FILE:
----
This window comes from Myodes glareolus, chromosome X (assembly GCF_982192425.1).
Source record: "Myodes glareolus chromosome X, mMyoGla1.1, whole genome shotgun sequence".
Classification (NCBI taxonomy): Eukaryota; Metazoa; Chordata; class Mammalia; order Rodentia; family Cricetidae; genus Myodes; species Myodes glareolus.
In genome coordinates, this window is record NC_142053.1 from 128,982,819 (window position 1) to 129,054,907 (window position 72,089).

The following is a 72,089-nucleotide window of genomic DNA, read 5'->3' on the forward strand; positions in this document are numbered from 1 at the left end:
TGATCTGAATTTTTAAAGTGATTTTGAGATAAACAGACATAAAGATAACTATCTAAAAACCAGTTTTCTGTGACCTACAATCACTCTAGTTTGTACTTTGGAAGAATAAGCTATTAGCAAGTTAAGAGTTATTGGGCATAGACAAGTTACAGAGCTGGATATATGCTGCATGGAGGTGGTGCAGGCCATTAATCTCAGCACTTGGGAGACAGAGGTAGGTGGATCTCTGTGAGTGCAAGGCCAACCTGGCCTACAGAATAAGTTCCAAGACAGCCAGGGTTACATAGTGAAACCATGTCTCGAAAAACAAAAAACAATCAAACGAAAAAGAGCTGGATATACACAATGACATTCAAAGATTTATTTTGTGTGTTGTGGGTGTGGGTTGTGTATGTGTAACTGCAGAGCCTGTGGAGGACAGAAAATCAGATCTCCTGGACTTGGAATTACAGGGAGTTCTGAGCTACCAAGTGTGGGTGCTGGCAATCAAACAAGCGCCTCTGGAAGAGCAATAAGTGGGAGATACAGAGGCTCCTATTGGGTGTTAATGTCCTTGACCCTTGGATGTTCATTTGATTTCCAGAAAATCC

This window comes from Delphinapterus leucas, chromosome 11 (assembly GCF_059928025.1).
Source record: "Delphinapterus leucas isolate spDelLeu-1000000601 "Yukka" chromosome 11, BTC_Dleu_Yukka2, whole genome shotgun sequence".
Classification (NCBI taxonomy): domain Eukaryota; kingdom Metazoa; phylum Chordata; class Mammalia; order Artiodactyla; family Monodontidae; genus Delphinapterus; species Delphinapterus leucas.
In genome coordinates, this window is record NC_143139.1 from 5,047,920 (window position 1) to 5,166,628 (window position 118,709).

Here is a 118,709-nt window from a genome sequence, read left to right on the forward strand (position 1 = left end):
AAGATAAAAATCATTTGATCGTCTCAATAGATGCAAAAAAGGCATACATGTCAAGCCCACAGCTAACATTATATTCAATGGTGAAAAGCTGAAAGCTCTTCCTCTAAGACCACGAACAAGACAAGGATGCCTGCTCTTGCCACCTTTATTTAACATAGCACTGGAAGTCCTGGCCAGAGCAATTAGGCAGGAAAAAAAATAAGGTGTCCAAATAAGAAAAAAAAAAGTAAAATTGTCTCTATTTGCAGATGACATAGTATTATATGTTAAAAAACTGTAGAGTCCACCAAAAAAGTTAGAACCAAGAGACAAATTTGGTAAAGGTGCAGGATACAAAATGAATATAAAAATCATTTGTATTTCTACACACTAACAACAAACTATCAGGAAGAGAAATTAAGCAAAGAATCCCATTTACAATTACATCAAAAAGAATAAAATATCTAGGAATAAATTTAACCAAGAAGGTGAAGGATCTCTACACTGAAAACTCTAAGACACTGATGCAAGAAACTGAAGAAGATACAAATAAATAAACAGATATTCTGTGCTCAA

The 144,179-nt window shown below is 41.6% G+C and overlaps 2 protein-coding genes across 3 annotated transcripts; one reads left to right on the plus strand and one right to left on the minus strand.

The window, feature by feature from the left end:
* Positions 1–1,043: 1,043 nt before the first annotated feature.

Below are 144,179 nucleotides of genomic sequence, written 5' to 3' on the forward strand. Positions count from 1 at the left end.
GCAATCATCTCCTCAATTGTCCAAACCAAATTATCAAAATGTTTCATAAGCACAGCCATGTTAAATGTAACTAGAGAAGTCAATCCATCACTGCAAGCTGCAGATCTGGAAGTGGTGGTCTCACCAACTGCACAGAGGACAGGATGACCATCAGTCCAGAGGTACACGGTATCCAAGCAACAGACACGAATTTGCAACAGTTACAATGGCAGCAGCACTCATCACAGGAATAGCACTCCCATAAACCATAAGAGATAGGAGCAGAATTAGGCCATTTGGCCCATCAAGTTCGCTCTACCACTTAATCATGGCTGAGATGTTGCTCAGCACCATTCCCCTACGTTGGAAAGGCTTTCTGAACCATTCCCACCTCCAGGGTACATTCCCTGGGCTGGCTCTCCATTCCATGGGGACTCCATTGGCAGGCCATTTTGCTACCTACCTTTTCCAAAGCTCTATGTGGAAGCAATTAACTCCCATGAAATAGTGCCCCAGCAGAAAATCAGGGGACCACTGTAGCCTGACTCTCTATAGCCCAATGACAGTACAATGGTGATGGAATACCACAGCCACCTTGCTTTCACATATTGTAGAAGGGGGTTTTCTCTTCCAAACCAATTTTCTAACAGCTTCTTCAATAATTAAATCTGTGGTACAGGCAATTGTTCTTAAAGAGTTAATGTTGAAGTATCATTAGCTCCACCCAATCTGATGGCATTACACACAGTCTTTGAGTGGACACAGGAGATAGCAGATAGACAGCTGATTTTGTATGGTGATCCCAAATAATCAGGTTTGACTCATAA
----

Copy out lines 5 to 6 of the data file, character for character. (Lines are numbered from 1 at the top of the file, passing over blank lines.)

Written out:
The following is a 72,089-nucleotide window of genomic DNA, read 5'->3' on the forward strand; positions in this document are numbered from 1 at the left end:
TGATCTGAATTTTTAAAGTGATTTTGAGATAAACAGACATAAAGATAACTATCTAAAAACCAGTTTTCTGTGACCTACAATCACTCTAGTTTGTACTTTGGAAGAATAAGCTATTAGCAAGTTAAGAGTTATTGGGCATAGACAAGTTACAGAGCTGGATATATGCTGCATGGAGGTGGTGCAGGCCATTAATCTCAGCACTTGGGAGACAGAGGTAGGTGGATCTCTGTGAGTGCAAGGCCAACCTGGCCTACAGAATAAGTTCCAAGACAGCCAGGGTTACATAGTGAAACCATGTCTCGAAAAACAAAAAACAATCAAACGAAAAAGAGCTGGATATACACAATGACATTCAAAGATTTATTTTGTGTGTTGTGGGTGTGGGTTGTGTATGTGTAACTGCAGAGCCTGTGGAGGACAGAAAATCAGATCTCCTGGACTTGGAATTACAGGGAGTTCTGAGCTACCAAGTGTGGGTGCTGGCAATCAAACAAGCGCCTCTGGAAGAGCAATAAGTGGGAGATACAGAGGCTCCTATTGGGTGTTAATGTCCTTGACCCTTGGATGTTCATTTGATTTCCAGAAAATCC